As he sat in his team's war room early last Saturday afternoon, Dallas Cowboys owner Jerry Jones was three minutes from NFL heaven—or three minutes from a major draft-day blunder. "Carl," Jones, phone to his ear, barked to Kansas City Chiefs president Carl Peterson, "talk to me."
Because they had given up two No. 1 picks to acquire wideout Joey Galloway from the Seattle Seahawks in February 2000, the Cowboys hadn't had a first-round draft choice since 1999. Now Dallas was picking sixth, its highest position since selecting first (and taking defensive tackle Russell Maryland) in '91, and Jones—who had orchestrated mostly bad drafts since his ugly divorce from coach Jimmy Johnson in '94—had just three minutes left to make a choice. If the Cowboys didn't announce their pick in time, they risked having the next team in order (the Minnesota Vikings) jump in and pick a player. "It's our most important draft in 10 years," Jones had said while driving to work on Saturday morning.
Here's where Jones stood at the three-minute warning: Dallas had already fortified its defense through free agency by signing tackle La'Roi Glover and linebacker Kevin Hardy, and it went into the first round wanting either Texas's Quentin Jammer, the top-rated corner, or Oklahoma's Roy Williams, the best safety to come out of college football in years. Jammer went to the San Diego Chargers with the fifth selection, but Williams was still on the board, and Jones was ready to take him—but not before trying to extract extra draft choices from one of the teams picking just below Dallas.
The Cowboys were confident that the Vikings, picking seventh, wouldn't take Williams. The Chiefs, selecting eighth, wanted North Carolina defensive tackle Ryan Sims, whom the Vikings also coveted, so Kansas City had offered Jones its third-rounder (the 75th pick) to swap places. Meanwhile, Jones was trying to cut a deal with the Jacksonville Jaguars, sitting at No. 9 and believed to be interested in Miami tackle Bryant McKinnie. Jones told the Jaguars that he would trade spots with them for their second-round selection (40th overall).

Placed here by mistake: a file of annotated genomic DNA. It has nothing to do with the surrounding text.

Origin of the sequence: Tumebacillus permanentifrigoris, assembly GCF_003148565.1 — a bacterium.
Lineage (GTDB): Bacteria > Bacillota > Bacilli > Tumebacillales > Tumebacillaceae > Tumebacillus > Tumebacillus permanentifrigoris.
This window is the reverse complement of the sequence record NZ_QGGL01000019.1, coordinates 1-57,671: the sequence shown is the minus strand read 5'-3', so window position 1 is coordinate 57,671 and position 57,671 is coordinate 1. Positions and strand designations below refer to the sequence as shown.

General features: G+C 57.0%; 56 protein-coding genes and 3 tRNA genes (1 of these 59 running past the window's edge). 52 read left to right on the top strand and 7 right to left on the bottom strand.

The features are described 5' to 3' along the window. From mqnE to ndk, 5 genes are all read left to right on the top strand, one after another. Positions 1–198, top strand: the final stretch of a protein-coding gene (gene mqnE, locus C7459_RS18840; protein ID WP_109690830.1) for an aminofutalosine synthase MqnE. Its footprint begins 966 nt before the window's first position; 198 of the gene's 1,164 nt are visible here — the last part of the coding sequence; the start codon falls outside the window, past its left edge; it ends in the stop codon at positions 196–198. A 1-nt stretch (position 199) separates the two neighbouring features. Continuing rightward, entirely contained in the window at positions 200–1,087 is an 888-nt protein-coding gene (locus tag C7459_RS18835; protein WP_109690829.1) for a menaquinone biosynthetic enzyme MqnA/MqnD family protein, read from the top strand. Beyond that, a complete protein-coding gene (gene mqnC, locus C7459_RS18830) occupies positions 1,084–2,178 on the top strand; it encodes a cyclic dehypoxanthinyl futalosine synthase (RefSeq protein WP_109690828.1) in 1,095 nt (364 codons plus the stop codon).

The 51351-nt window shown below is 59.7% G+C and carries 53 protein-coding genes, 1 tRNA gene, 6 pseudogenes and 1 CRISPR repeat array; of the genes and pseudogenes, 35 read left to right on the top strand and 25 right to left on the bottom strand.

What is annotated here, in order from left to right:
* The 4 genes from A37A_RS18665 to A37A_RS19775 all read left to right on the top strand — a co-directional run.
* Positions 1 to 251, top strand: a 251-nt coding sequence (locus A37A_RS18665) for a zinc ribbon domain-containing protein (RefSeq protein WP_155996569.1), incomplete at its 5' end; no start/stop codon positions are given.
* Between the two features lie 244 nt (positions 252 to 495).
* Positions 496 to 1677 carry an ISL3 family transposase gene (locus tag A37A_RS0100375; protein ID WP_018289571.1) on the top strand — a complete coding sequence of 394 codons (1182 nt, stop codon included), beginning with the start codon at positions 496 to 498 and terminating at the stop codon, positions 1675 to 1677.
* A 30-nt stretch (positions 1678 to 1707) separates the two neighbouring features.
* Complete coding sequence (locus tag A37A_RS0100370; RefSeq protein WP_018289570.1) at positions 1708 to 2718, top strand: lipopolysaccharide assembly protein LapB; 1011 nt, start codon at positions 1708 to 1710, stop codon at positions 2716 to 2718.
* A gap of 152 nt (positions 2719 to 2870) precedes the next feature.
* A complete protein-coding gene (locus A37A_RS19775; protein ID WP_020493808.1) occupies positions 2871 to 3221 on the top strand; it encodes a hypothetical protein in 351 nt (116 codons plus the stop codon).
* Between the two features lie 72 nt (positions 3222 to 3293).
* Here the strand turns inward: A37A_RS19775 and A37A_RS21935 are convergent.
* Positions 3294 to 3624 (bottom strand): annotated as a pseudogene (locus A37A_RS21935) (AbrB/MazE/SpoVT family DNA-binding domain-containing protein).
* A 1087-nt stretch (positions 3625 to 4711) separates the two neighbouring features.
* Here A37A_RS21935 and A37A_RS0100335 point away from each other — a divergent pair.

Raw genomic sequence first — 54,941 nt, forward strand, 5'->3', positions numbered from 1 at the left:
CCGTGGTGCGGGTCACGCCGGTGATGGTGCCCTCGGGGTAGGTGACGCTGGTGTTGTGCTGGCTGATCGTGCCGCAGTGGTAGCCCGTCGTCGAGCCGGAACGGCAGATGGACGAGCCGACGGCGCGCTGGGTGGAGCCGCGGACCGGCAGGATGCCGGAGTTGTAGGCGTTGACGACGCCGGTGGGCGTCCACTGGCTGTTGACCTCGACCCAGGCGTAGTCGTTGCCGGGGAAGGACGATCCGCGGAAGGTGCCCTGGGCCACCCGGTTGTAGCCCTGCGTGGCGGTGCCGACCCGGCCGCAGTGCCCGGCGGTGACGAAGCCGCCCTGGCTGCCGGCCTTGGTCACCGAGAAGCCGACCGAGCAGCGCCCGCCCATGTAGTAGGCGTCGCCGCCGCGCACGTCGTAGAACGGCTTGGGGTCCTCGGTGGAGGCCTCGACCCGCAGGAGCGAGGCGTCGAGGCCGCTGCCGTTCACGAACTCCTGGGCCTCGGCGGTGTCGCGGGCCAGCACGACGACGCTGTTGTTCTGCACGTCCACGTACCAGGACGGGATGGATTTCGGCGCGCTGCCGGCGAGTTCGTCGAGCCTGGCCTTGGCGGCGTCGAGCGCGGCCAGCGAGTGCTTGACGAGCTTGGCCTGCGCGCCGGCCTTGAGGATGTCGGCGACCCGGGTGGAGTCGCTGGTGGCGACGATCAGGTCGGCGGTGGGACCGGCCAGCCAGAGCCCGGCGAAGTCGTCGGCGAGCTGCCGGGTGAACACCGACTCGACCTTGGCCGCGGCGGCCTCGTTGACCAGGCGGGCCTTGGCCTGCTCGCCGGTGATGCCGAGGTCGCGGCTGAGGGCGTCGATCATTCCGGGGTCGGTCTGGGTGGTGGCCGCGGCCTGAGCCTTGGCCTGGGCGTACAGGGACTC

As the clock ticked down toward two minutes, Peterson added a seventh-rounder in 2003 to his offer. "Not enough," Jones said.
"Jerry," said fidgety coach Dave Campo, sitting to his right, "let's just pick our guy."
The more than a dozen Dallas coaches, scouts and executives who'd sat in this room for two weeks studying players and filling in the draft board agreed with Campo that any move that might cost them Williams was too risky. What if Minnesota traded down after Dallas did, and another team slid in and stole Williams? "If I miss out on Williams," Jones later recalled thinking as the clock ticked down close to a minute, "I will be crucified. And I will never live it down."
With 70 seconds left, he asked Jacksonville director of pro scouting Fran Foley, "Can you do the two? We're about to close this out."
The clock hit one minute. Foley stalled. Jones asked Peterson for his final offer. The three this year, Peterson said, and next year's sixth-rounder. Dallas defensive coordinator Mike Zimmer, alarmed that it was taking so long to complete the deal, snapped, "What's a third-rounder? Get it done!" Offensive coordinator Bruce Coslet, loving the poker game, said, "Roll the dice, baby! Roll the dice! Keep going."
Forty seconds. Foley said no. Jones picked up the line to Peterson. Calm on the outside but roiling inside, Jones slammed his pen on the table. "Carl, let's go. Turn the trade in."